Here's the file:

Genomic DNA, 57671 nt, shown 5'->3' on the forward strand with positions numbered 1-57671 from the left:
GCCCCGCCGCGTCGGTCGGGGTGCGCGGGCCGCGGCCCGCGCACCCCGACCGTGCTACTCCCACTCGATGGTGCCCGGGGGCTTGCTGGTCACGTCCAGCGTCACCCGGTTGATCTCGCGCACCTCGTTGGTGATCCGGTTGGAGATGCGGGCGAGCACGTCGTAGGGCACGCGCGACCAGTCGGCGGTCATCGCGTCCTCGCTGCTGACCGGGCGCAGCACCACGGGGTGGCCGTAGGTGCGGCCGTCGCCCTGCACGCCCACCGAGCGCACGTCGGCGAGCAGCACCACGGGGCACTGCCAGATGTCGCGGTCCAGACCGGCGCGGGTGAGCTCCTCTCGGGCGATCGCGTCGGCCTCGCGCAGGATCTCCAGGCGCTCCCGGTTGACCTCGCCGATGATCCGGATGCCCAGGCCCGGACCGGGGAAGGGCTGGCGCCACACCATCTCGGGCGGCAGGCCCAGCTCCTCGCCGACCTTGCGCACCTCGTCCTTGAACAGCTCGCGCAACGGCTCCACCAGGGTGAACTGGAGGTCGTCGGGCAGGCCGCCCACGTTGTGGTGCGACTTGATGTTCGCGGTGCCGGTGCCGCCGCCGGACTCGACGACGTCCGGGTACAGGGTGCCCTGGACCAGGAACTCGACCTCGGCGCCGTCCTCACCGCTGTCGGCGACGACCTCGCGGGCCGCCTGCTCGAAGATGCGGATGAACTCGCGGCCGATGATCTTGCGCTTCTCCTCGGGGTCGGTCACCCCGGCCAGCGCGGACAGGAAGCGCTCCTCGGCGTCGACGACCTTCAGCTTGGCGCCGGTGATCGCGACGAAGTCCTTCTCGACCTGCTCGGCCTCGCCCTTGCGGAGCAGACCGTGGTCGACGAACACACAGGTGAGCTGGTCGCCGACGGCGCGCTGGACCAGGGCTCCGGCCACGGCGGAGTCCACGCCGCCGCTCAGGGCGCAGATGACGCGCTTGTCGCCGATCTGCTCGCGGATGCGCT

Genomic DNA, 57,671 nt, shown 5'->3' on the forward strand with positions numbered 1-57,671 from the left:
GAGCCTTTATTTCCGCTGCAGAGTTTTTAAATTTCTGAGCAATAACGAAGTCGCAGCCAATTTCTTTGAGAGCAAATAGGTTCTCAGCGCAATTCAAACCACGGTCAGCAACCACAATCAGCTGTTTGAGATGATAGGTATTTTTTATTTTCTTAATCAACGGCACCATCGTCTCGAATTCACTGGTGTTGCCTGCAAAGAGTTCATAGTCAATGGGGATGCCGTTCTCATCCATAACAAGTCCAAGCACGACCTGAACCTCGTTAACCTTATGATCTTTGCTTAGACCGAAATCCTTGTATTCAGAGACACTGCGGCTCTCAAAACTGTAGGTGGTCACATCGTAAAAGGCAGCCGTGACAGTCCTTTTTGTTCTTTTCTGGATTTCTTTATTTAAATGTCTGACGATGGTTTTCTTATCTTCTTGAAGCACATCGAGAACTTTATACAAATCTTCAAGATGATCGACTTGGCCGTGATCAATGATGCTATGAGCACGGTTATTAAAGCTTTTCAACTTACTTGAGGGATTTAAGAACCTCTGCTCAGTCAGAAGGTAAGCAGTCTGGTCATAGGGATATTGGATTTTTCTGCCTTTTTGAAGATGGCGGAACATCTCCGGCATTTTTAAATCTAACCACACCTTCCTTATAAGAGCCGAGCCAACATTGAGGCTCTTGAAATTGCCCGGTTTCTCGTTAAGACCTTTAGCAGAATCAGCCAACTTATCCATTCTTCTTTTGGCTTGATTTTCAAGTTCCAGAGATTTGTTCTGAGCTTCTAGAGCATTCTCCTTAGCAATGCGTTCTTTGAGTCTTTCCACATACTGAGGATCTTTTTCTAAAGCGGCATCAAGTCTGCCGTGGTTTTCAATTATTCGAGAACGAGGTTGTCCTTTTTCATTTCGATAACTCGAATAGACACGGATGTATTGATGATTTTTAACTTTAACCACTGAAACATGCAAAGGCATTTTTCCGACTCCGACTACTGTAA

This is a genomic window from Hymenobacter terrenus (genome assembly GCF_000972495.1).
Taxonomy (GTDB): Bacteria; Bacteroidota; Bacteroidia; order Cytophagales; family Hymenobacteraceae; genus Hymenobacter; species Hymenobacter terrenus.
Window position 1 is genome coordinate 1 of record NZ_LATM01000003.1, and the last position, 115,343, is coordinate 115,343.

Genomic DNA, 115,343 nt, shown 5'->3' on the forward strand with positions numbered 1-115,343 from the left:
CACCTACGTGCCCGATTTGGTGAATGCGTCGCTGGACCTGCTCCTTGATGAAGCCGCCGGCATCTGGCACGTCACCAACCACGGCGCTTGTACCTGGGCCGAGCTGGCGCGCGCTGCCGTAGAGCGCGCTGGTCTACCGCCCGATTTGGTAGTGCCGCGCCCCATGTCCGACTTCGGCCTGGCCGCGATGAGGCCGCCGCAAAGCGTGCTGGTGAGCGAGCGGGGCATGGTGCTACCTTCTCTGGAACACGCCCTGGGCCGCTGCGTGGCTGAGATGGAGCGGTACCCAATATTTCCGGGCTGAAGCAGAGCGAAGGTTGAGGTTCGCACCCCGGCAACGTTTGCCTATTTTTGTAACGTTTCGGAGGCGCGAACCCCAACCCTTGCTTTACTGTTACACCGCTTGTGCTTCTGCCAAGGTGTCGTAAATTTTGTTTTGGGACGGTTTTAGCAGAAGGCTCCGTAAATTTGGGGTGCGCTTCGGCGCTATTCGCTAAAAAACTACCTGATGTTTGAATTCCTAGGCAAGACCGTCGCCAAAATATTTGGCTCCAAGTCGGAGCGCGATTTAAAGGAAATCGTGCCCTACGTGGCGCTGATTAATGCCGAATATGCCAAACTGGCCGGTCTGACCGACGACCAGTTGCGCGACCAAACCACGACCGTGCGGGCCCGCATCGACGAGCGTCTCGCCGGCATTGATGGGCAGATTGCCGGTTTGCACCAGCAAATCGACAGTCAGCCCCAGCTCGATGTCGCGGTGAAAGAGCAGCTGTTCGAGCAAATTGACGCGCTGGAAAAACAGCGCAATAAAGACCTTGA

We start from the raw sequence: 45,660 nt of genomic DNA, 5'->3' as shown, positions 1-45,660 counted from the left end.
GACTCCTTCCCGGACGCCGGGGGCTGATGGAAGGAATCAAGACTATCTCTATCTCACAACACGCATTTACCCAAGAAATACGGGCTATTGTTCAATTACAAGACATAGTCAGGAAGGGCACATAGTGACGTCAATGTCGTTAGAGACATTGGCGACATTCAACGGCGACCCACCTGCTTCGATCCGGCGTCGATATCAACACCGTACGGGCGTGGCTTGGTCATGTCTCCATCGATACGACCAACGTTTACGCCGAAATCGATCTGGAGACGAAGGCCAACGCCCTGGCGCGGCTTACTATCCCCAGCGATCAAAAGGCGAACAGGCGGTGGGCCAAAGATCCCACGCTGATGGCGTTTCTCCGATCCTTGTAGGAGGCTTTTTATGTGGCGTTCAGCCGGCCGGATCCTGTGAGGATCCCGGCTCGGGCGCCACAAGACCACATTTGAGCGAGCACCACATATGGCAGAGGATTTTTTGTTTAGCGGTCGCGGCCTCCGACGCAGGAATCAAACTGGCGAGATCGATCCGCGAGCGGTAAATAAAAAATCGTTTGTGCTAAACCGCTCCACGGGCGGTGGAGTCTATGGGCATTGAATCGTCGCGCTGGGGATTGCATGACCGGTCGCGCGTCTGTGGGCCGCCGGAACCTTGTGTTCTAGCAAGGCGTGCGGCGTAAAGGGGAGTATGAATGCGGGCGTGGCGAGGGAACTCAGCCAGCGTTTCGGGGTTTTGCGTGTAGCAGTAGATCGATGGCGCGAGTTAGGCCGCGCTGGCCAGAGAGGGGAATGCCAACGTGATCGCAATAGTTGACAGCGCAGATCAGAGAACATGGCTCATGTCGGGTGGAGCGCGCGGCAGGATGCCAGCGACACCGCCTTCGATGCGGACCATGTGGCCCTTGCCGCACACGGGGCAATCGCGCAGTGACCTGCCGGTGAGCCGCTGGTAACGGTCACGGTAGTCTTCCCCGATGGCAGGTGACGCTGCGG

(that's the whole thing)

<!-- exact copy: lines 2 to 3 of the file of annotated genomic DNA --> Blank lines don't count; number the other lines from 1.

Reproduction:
GCCCCGCCGCGTCGGTCGGGGTGCGCGGGCCGCGGCCCGCGCACCCCGACCGTGCTACTCCCACTCGATGGTGCCCGGGGGCTTGCTGGTCACGTCCAGCGTCACCCGGTTGATCTCGCGCACCTCGTTGGTGATCCGGTTGGAGATGCGGGCGAGCACGTCGTAGGGCACGCGCGACCAGTCGGCGGTCATCGCGTCCTCGCTGCTGACCGGGCGCAGCACCACGGGGTGGCCGTAGGTGCGGCCGTCGCCCTGCACGCCCACCGAGCGCACGTCGGCGAGCAGCACCACGGGGCACTGCCAGATGTCGCGGTCCAGACCGGCGCGGGTGAGCTCCTCTCGGGCGATCGCGTCGGCCTCGCGCAGGATCTCCAGGCGCTCCCGGTTGACCTCGCCGATGATCCGGATGCCCAGGCCCGGACCGGGGAAGGGCTGGCGCCACACCATCTCGGGCGGCAGGCCCAGCTCCTCGCCGACCTTGCGCACCTCGTCCTTGAACAGCTCGCGCAACGGCTCCACCAGGGTGAACTGGAGGTCGTCGGGCAGGCCGCCCACGTTGTGGTGCGACTTGATGTTCGCGGTGCCGGTGCCGCCGCCGGACTCGACGACGTCCGGGTACAGGGTGCCCTGGACCAGGAACTCGACCTCGGCGCCGTCCTCACCGCTGTCGGCGACGACCTCGCGGGCCGCCTGCTCGAAGATGCGGATGAACTCGCGGCCGATGATCTTGCGCTTCTCCTCGGGGTCGGTCACCCCGGCCAGCGCGGACAGGAAGCGCTCCTCGGCGTCGACGACCTTCAGCTTGGCGCCGGTGATCGCGACGAAGTCCTTCTCGACCTGCTCGGCCTCGCCCTTGCGGAGCAGACCGTGGTCGACGAACACACAGGTGAGCTGGTCGCCGACGGCGCGCTGGACCAGGGCTCCGGCCACGGCGGAGTCCACGCCGCCGCTCAGGGCGCAGATGACGCGCTTGTCGCCGATCTGCTCGCGGATGCGCT

Genomic DNA, 57,671 nt, shown 5'->3' on the forward strand with positions numbered 1-57,671 from the left: